KANSAS CITY. Mo. –Texas' defense and standout defensive end Brian Orakpo had the same problem last season.
Both were lame.
Yet there is a growing belief that 2008 could be different for three reasons:
• The right coach.
• The right time.
• The right knee.
The addition of new coordinator Will Muschamp from Auburn, the urgent need to improve defensively and the recovery of Orakpo from a knee injury that limited him last season have some thinking the defense could end up being a team strength.
"Will Muschamp, we thought, was the perfect fit for us as the defensive coordinator," Texas coach Mack Brown said Wednesday on the final day of Big 12 Conference Media Days. "He brings name recognition, toughness. He brings the ability … to do a better job of disguising coverages. And with the quarterbacks and the offenses in our league, we felt like we needed to get more pressure on the passer.
"We have got to do a better job of stopping the passing game and try to force more turnovers, and we thought he was the guy to help us get that done."
Muschamp has been a Division I-A coordinator for five seasons, and his units have finished in the top 20 in total defense each season. Four times, they've finished in the top 10, including No. 1 at LSU in 2003, when the Tigers won the national title.
He is taking over at a school that has struggled defensively the past two seasons. Last season, the Longhorns allowed 277.8 passing yards per game to rank 110th in the nation in pass defense. That's especially troubling considering the Longhorns' 2008 schedule includes four teams that finished in the top 20 in passing last season.
"We've been able to stop the run on first down," Brown said. "We have not stopped the pass for two years consistently. And when you start looking at the quarterbacks across this league and the ability to throw the ball, you'd better be able to stop the pass."
A mundane rush is one of the reasons for Texas' problems. The Longhorns produced just 11 sacks in Big 12 play last season. One reason for the low number is that Orakpo, a 6-foot-4, 260-pound physical specimen who bench presses 515 pounds, squats 600 pounds and has a 42-inch vertical jump, injured his right knee in the opener against Arkansas State and missed four games.
He finished with just 4.5 sacks, but notched two and another tackle for loss to earn defensive MVP honors in a Holiday Bowl victory over Arizona State, a team that had issues protecting its quarterback last season.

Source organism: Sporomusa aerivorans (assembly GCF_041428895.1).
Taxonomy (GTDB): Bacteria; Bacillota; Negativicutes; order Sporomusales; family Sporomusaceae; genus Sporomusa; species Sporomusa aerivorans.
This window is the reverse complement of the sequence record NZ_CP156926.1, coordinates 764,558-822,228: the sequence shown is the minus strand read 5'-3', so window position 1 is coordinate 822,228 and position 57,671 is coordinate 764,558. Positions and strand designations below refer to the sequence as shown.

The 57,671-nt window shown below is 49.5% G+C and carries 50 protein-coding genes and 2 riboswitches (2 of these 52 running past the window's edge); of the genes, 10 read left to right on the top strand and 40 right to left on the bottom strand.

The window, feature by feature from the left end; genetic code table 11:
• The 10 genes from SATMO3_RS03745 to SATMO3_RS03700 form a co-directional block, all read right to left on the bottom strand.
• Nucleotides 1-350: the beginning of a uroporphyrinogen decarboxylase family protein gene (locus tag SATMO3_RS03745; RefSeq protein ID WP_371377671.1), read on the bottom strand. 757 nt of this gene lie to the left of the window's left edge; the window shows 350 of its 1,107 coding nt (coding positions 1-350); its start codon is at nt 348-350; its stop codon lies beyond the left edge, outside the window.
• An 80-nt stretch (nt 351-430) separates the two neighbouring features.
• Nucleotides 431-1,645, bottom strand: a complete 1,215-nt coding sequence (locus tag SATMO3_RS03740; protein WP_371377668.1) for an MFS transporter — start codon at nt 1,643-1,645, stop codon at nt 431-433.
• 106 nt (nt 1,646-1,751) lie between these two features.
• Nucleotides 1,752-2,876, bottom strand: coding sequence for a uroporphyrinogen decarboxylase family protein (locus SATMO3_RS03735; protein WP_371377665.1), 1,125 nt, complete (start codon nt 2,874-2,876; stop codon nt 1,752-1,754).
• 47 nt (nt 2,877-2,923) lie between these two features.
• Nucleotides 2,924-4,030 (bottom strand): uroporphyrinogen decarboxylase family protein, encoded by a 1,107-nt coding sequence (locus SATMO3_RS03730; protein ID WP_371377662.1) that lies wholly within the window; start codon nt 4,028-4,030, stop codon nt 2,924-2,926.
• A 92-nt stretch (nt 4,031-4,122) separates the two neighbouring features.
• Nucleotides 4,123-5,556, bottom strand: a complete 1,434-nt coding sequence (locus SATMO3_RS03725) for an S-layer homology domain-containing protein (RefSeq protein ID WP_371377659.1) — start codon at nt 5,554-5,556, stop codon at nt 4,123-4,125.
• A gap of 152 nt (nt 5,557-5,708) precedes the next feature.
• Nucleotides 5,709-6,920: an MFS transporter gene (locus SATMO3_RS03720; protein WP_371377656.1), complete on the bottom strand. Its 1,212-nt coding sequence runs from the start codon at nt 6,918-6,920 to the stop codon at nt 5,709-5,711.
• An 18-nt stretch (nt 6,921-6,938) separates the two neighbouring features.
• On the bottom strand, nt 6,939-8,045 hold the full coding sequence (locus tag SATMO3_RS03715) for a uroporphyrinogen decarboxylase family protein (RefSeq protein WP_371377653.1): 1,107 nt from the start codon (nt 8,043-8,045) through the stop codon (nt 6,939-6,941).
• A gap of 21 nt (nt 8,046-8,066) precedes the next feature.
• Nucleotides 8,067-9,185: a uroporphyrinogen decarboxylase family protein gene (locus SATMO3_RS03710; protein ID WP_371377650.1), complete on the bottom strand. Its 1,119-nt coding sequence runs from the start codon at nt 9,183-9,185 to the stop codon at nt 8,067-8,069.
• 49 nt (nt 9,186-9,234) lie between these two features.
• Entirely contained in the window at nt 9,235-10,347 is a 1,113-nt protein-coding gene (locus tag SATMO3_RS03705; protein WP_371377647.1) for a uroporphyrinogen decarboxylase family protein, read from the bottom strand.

Orakpo's dominance in that game evoked visions of what might have been – and what might be.
"We thought Brian Orakpo in preseason was as good a defensive end as we've ever had. That's at North Carolina (where Brown previously coached) with some of the great ones and the guys we've had for 10 years at Texas," Brown said. "No one on our team could block him in preseason. And he got blocked illegally in the opening ballgame and then was never healthy for the rest of the year.
"But you're foolish to sit around and talk about what might have happened because injuries are part of the game, and we've got to be able to stand up regardless of what happens. But there's no question that we lost a leader and by far our best pass rusher when he went down. He is a vital part of what we need to do to get more pressure on the quarterback."
Orakpo, who has made some preseason All-America teams and is considered a likely first-round pick, said he's ready to apply that pressure. It's not out of the question to suggest Orakpo could equal his career total of 10.5 sacks this season.
"If I have no sacks and 100 pressures, I don't care as long as we get to the quarterback," Orakpo said. "The media is bashing our secondary all the time, but we are a part of that. We have to get to the quarterback to help our defensive backs. I think we have the talent to do that this year."
Orakpo certainly does. And he probably won't have to do it alone. He said converted running back Henry Melton has shown the ability to apply pressure, and former five-star recruit Eddie Jones is overcoming nagging injuries that have slowed him.
More than anything, though, there is the Muschamp influence. Last season, 20 of Texas' 28 sacks were registered by linemen; the secondary produced one sack all year, and that came in the Holiday Bowl. Muschamp has a history of blitzing from various positions and angles.
"Coach Muschamp says a good pass rush is a good defense," Orakpo said.
Texas hasn't seen much of either the past two seasons.
Olin Buchanan is the senior college football writer for Rivals.com. He can be reached at email@example.com.